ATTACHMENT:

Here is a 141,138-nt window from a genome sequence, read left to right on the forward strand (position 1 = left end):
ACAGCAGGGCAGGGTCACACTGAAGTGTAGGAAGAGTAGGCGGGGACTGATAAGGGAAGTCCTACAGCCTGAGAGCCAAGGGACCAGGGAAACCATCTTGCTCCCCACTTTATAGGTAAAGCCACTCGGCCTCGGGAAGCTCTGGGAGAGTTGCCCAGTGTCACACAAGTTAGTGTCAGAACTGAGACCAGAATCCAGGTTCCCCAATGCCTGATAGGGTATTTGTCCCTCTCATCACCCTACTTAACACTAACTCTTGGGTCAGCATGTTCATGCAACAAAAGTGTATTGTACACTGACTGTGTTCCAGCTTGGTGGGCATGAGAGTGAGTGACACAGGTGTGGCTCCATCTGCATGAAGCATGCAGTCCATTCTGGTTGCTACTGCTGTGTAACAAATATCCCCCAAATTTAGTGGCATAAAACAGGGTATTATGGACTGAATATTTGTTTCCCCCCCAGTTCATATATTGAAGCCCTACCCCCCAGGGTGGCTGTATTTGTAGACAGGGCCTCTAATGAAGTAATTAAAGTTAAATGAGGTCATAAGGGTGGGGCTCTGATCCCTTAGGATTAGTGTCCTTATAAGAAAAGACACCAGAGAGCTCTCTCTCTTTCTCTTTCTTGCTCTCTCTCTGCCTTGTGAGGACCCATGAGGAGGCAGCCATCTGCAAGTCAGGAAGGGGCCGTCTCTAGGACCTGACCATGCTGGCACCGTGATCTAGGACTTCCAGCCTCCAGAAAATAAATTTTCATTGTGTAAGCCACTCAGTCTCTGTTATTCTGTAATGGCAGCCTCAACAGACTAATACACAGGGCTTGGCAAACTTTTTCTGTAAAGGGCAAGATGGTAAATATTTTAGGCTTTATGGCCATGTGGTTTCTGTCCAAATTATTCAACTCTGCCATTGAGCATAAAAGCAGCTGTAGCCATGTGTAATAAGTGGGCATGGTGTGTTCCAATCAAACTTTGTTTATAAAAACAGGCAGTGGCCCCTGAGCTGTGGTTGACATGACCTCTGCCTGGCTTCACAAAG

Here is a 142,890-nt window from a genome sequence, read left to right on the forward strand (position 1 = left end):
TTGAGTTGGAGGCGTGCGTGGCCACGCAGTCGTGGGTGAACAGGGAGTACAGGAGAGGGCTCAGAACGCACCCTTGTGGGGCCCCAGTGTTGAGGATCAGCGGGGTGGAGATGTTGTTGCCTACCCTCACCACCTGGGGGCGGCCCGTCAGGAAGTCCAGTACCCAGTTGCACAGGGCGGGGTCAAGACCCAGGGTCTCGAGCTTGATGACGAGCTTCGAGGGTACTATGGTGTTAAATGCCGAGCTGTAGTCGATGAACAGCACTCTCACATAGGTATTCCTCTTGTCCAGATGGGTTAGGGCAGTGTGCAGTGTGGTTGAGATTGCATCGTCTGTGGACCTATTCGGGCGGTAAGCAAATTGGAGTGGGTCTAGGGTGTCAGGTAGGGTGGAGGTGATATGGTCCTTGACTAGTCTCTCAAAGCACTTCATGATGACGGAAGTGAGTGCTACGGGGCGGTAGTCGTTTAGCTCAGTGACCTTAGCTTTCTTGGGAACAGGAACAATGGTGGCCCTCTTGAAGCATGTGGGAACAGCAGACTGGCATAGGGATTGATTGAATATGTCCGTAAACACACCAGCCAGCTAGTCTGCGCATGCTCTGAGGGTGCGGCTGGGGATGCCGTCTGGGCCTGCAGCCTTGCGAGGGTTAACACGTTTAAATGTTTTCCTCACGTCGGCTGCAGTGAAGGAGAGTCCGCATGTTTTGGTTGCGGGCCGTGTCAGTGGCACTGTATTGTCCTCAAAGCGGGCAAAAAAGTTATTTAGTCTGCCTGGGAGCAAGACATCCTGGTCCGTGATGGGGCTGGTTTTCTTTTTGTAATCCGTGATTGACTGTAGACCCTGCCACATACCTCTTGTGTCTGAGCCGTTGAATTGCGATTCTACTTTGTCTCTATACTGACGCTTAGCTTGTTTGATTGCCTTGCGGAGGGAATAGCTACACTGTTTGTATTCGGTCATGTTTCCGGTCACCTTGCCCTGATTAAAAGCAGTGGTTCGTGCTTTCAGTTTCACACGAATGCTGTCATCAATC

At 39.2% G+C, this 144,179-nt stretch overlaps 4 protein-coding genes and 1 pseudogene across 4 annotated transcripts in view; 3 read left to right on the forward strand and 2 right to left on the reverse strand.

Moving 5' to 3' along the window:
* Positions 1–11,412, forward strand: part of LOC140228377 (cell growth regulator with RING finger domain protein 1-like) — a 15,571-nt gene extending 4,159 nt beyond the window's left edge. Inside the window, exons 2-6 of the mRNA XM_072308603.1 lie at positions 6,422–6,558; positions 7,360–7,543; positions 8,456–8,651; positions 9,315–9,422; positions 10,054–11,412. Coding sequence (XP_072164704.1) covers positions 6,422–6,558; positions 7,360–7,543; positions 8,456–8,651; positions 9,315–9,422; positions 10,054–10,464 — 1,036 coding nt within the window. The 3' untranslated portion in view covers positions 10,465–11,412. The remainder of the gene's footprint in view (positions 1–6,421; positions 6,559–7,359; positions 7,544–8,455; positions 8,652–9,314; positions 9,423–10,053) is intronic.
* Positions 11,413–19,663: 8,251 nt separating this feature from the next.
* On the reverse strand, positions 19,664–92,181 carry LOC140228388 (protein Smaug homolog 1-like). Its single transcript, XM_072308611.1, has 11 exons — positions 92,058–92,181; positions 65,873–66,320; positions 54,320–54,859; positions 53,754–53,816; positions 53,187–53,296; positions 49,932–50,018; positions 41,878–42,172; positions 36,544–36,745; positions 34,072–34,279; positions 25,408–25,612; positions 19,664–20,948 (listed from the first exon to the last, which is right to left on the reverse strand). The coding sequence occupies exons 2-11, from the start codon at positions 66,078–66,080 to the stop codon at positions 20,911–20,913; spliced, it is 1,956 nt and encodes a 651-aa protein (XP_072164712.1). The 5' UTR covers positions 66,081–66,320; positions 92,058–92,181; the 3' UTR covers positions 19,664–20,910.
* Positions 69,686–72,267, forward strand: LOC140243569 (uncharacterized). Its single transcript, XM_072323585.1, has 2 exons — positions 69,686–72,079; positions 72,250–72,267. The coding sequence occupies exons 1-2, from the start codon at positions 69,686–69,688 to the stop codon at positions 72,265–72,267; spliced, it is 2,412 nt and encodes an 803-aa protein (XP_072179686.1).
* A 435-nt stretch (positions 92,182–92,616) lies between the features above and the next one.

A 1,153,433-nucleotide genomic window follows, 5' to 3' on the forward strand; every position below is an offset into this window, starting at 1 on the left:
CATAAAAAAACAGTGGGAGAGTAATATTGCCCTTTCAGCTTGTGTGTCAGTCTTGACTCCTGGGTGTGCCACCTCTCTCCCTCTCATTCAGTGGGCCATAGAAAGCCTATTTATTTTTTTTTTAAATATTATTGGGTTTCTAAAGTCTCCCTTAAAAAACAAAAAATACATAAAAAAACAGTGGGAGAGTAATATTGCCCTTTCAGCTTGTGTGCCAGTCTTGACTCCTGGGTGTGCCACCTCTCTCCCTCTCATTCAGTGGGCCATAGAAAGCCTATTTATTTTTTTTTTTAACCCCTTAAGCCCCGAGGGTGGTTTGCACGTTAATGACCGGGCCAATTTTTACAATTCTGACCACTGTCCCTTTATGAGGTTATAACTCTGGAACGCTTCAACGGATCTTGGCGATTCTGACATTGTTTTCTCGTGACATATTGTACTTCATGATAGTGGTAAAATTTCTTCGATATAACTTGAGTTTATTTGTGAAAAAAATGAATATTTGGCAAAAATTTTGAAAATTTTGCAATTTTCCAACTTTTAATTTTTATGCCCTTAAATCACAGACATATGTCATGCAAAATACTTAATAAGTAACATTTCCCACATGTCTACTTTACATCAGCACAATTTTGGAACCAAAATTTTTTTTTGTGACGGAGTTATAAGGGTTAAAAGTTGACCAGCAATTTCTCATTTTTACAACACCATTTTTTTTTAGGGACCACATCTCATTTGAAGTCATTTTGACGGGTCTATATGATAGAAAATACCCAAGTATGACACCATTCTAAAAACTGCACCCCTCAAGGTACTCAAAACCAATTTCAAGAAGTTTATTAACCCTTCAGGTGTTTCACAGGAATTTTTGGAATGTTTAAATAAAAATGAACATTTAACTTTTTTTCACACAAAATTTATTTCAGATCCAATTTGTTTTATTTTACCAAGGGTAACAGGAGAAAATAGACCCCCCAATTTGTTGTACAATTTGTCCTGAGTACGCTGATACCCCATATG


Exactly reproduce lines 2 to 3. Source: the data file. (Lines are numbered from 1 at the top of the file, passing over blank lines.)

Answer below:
ACAGCAGGGCAGGGTCACACTGAAGTGTAGGAAGAGTAGGCGGGGACTGATAAGGGAAGTCCTACAGCCTGAGAGCCAAGGGACCAGGGAAACCATCTTGCTCCCCACTTTATAGGTAAAGCCACTCGGCCTCGGGAAGCTCTGGGAGAGTTGCCCAGTGTCACACAAGTTAGTGTCAGAACTGAGACCAGAATCCAGGTTCCCCAATGCCTGATAGGGTATTTGTCCCTCTCATCACCCTACTTAACACTAACTCTTGGGTCAGCATGTTCATGCAACAAAAGTGTATTGTACACTGACTGTGTTCCAGCTTGGTGGGCATGAGAGTGAGTGACACAGGTGTGGCTCCATCTGCATGAAGCATGCAGTCCATTCTGGTTGCTACTGCTGTGTAACAAATATCCCCCAAATTTAGTGGCATAAAACAGGGTATTATGGACTGAATATTTGTTTCCCCCCCAGTTCATATATTGAAGCCCTACCCCCCAGGGTGGCTGTATTTGTAGACAGGGCCTCTAATGAAGTAATTAAAGTTAAATGAGGTCATAAGGGTGGGGCTCTGATCCCTTAGGATTAGTGTCCTTATAAGAAAAGACACCAGAGAGCTCTCTCTCTTTCTCTTTCTTGCTCTCTCTCTGCCTTGTGAGGACCCATGAGGAGGCAGCCATCTGCAAGTCAGGAAGGGGCCGTCTCTAGGACCTGACCATGCTGGCACCGTGATCTAGGACTTCCAGCCTCCAGAAAATAAATTTTCATTGTGTAAGCCACTCAGTCTCTGTTATTCTGTAATGGCAGCCTCAACAGACTAATACACAGGGCTTGGCAAACTTTTTCTGTAAAGGGCAAGATGGTAAATATTTTAGGCTTTATGGCCATGTGGTTTCTGTCCAAATTATTCAACTCTGCCATTGAGCATAAAAGCAGCTGTAGCCATGTGTAATAAGTGGGCATGGTGTGTTCCAATCAAACTTTGTTTATAAAAACAGGCAGTGGCCCCTGAGCTGTGGTTGACATGACCTCTGCCTGGCTTCACAAAG

Here is a 142,890-nt window from a genome sequence, read left to right on the forward strand (position 1 = left end):